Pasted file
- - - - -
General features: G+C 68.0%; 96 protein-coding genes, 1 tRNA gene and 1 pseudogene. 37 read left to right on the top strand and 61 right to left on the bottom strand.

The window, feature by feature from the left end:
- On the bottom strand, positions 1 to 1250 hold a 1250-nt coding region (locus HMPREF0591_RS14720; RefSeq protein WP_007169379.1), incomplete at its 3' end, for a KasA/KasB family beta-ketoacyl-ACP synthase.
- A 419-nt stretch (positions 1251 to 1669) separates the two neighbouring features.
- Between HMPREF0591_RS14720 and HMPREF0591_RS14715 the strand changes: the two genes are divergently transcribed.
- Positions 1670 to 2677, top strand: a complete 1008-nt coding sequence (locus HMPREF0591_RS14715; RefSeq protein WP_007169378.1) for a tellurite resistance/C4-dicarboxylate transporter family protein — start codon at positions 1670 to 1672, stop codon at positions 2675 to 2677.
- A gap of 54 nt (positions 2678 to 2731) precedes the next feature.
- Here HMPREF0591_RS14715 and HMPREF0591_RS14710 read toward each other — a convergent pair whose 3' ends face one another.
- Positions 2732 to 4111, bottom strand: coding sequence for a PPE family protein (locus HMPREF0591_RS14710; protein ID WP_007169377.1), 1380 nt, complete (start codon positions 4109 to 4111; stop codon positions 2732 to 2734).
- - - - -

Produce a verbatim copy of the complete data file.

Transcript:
General features: G+C 68.0%; 96 protein-coding genes, 1 tRNA gene and 1 pseudogene. 37 read left to right on the top strand and 61 right to left on the bottom strand.

The window, feature by feature from the left end:
- On the bottom strand, positions 1 to 1250 hold a 1250-nt coding region (locus HMPREF0591_RS14720; RefSeq protein WP_007169379.1), incomplete at its 3' end, for a KasA/KasB family beta-ketoacyl-ACP synthase.
- A 419-nt stretch (positions 1251 to 1669) separates the two neighbouring features.
- Between HMPREF0591_RS14720 and HMPREF0591_RS14715 the strand changes: the two genes are divergently transcribed.
- Positions 1670 to 2677, top strand: a complete 1008-nt coding sequence (locus HMPREF0591_RS14715; RefSeq protein WP_007169378.1) for a tellurite resistance/C4-dicarboxylate transporter family protein — start codon at positions 1670 to 1672, stop codon at positions 2675 to 2677.
- A gap of 54 nt (positions 2678 to 2731) precedes the next feature.
- Here HMPREF0591_RS14715 and HMPREF0591_RS14710 read toward each other — a convergent pair whose 3' ends face one another.
- Positions 2732 to 4111, bottom strand: coding sequence for a PPE family protein (locus HMPREF0591_RS14710; protein ID WP_007169377.1), 1380 nt, complete (start codon positions 4109 to 4111; stop codon positions 2732 to 2734).